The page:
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Conflict Escalations Between Kosovo and Serbia: More Than Just A Matter Of Borders

Updated: Nov 28, 2023

International Affairs Analyst

Protest in Belgrade against Kosovo, 2022 | Credit: Wikimedia Commons

On the 30th of September, Kosovo demanded that Serbia withdraw its troops from their common border. Officials in Pristina announced that; “We call on Serbia to immediately withdraw all troops from the border with Kosovo,” with a further warning that Belgrade “demilitarise” 48 forward military bases that pose harm to their state.

Recently, there has been an escalation of conflict between Kosovo and Serbia, occurring after an incident at a north Kosovan checkpoint where pro-Serbian paramilitaries attacked Kosovan Police officers. With one policeman killed and three ethnic Serbian gunmen killed it represents one of the worst escalations of violence in the last decade. Kosovan President, Vjosa Osmani has claimed that: “The (armed) group simply exercised the intentions and the motives of Serbia as a country and Vučić as the leader.” The Kosovo-Serbian conflict dates back to the 1990s when former Yugoslavia broke up, this led to conflict sparking between Serbia and Kosovo where ethnic Albanians suffered. The conflict ended in 1999, the same year that NATO’s bombing campaign against Serbia occurred. It is important to note that the declaration of Kosovo's independence plays a significant role in 21st-century international relations. This is a matter of human rights, sovereignty, and power as well as regional and international security.

Since 2008, when the Republic of Kosovo declared independence, there have been tensions between Kosovo and Serbia. This is because, to date, Serbia refuses to recognise the independence of Kosovo, instead claiming that the declaration was illegal according to national law categorizing it as a ‘breakaway province’. The International Court of Justice, however, declared in 2010 that the 2008 declaration of independence did not violate international law and norms. Clearly, this violence is not something recent and it is important to recognize the key issues around this topic. The recent attack may be one headline, but it is the bigger picture that is significant. So, who is behind this incident? The armed attack was led by paramilitaries that are both financed and trained by Serbia. Serbia was warned by both Kosovo and the international community to withdraw its forces at the border.

On Monday, the military officials announced that troops were reduced from 8350 to 4500. The heavy presence of troops at the border highlights the national security concerns of Serbia. Kosovo claims that the deployment of Serbian troops at the borders threatens their territorial integrity. If we view international politics as anarchical, then it may be said that Serbia attempts to maximize its power in the region. Here, we must note that NATO peacekeepers have been present in the region since 1999 to maintain international peace and security. This further brings the argument that states seem to be the ruling authority as Serbia still refuses to accept the independence of Kosovo whilst maintaining a strong military presence. Military capabilities are a method for states to defend or offend themselves from their rival - in this case Serbia from Kosovo. It is also a way to maximize national security effectively, thus there seems to be a lack of faith between the two states although Serbia’s President, Aleksandar Vučić, states that he “does not want war”. This has resulted in a fear-like situation concerning national security which may explain Serbia’s intentions on keeping forces at the border.

It is clearly a national and regional conflict however it equally concerns the international community. Kosovo has been in constant contact with international powers including the US and European Union (EU) concerning perceived Serbian threats to Kosovan sovereignty. The armed attack last week has sparked international concern about stability and international security. Consequently, after violence escalated, the UK sent another 500 troops to the KFOR area to join the NATO peacekeepers. The US has strictly urged Serbia to withdraw troops with the White House stating that Serbian troops represent destabilizing military presence. To be specific, it is destabilizing because of the “unprecedented staging of advanced Serbian artillery, tanks, and merchandised infantry units”. The US fully supports the territorial integrity of Kosovo which Serbia has been refusing to recognize for decades now. Additionally, Serbia blames Kosovo for mistreatment of the ethnic Serbs although Kosovo denies this charge, arguing that no evidence has been presented.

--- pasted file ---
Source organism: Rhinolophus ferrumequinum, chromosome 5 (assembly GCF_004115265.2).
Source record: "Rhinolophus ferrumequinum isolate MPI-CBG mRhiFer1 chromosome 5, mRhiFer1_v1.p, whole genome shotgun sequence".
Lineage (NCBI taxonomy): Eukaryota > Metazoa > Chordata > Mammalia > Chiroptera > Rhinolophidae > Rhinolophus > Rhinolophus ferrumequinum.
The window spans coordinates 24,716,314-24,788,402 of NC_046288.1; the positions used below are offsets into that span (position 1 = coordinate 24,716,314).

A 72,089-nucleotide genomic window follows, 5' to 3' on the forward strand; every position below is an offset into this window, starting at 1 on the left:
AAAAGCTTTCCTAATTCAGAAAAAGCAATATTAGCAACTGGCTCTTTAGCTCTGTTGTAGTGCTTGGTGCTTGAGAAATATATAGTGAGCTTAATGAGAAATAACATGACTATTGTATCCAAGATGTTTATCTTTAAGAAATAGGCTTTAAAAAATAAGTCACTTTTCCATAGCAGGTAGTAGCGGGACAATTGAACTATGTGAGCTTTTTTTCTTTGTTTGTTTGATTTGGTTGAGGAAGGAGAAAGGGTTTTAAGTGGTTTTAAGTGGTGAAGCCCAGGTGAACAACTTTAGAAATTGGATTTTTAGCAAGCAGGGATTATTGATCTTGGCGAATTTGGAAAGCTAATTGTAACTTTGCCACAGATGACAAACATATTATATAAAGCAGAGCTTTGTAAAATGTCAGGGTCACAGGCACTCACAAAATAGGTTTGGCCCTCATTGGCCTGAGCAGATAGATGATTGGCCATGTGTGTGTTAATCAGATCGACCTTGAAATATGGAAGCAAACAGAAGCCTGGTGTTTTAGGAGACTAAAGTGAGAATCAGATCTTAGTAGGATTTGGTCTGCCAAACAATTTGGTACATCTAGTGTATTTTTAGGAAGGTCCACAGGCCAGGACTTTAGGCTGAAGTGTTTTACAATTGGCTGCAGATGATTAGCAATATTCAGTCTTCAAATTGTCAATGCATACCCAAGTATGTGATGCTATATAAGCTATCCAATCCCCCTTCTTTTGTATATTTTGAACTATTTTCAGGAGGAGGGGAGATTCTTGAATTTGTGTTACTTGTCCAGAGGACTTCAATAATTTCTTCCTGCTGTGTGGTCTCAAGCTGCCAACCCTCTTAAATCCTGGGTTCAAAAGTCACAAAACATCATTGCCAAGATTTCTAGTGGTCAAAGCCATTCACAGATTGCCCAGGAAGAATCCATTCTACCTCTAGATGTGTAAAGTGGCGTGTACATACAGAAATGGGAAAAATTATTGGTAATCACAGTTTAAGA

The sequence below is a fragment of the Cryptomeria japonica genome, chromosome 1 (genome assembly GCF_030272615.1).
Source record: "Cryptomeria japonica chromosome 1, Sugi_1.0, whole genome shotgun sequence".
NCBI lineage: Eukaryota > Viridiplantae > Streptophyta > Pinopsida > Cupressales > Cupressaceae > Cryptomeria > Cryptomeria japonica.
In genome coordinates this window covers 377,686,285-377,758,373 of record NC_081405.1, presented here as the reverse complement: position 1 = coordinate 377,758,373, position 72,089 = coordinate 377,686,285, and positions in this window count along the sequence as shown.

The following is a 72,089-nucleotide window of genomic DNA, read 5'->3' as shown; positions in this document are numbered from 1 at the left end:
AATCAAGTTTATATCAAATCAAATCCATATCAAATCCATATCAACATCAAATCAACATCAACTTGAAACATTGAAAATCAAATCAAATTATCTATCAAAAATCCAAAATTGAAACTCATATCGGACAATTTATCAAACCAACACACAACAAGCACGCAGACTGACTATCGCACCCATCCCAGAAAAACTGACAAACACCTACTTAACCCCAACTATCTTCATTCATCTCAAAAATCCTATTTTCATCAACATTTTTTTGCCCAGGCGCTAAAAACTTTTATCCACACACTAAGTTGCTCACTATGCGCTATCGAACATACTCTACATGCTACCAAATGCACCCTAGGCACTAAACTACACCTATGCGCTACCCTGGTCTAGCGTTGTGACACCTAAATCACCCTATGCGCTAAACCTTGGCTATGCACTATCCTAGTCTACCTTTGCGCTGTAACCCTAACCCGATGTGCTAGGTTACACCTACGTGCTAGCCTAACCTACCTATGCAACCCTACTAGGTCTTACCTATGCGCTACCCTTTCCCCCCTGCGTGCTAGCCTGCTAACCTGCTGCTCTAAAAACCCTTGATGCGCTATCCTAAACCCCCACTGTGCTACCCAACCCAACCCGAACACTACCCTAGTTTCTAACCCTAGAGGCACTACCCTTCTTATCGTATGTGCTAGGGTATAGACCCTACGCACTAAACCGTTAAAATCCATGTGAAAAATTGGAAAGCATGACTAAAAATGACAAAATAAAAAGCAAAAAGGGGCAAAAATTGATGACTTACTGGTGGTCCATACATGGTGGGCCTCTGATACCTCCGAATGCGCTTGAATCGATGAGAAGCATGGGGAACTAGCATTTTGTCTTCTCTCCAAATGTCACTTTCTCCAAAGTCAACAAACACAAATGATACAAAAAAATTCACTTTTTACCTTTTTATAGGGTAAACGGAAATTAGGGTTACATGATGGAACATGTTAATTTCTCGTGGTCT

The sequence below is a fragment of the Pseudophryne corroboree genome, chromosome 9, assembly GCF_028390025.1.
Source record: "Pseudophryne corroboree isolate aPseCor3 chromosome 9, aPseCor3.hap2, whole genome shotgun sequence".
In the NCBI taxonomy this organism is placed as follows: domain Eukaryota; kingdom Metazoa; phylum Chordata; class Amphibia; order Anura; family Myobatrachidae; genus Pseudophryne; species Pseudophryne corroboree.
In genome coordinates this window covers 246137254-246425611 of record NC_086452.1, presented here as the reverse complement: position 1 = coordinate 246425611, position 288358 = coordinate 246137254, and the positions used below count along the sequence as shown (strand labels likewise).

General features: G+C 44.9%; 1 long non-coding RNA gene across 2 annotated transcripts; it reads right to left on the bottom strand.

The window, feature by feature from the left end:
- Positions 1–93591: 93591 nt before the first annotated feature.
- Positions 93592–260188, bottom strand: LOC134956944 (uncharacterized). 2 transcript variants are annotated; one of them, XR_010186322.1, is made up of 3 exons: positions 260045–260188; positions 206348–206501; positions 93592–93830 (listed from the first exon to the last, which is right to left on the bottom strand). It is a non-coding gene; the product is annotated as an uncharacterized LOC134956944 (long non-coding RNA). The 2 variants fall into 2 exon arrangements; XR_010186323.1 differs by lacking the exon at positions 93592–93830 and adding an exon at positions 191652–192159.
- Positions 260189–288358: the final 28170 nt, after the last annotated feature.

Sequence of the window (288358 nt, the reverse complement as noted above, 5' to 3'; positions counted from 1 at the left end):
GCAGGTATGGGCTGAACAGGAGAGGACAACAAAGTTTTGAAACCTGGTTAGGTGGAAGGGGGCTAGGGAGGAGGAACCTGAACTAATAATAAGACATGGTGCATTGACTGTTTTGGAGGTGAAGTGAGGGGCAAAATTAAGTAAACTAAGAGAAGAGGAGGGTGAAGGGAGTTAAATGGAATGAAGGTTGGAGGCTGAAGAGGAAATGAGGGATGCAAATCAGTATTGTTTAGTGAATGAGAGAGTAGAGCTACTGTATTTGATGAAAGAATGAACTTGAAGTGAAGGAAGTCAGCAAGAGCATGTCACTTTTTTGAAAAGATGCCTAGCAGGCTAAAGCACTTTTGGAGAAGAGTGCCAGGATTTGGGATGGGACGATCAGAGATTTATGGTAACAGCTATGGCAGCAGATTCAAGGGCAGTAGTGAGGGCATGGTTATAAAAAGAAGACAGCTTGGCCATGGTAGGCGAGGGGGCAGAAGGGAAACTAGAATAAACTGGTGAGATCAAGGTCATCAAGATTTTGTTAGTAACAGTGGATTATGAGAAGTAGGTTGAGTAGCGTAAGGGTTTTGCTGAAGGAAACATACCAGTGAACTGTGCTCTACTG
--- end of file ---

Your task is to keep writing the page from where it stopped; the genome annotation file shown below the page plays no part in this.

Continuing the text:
Since its 2008 independence, the US has played a fundamental role in advocating Kosovo’s recognition as an independent state due to which 114 diplomatic states have recognized its sovereignty. Hence, the US’s role has predominantly strengthened Kosovo’s stance in the international community developing its relations with other states. In the globalized world we live in, it may be said that the US involvement and central role is for several reasons. Firstly, the military intervention and diplomatic efforts ever since 1999 have prevented further atrocities and violence in the region. Moreover, the US has proven its commitment and dedication to promoting stability, democracy and human rights in the Balkans. Yet, it would be naïve to ignore the international impact of regional insecurity. The region itself has always been considered volatile due to its potential to escalate conflicts across Europe. This relates to the wider European security structure which is threatened if conflict sparks.

Furthermore, it is understood that conflict was prevented for a long time due to international involvement, especially the NATO mission. The recent violence is directly related to the rise in rivalry between the ethnic Albanians and Serbs in Kosovo. To be specific, in 2022 Kosovo attempted to force ethnic Serbs to use Kosovan license plates in their cars. The Kosovan government acted this way because they eagerly seek territorial integrity to change their defacto sovereignty situation. As this was a ‘forced’ action, it was seen as undemocratic and threatening peace between the ethnicities because of which the EU intervened and condemned Kosovo. Simultaneously, ethnic Serbs boycotted Kosovan elections early this year in April protesting that there was an absence of autonomy. Serbians also protested that the local elections undermined the peace deal signed between the two states.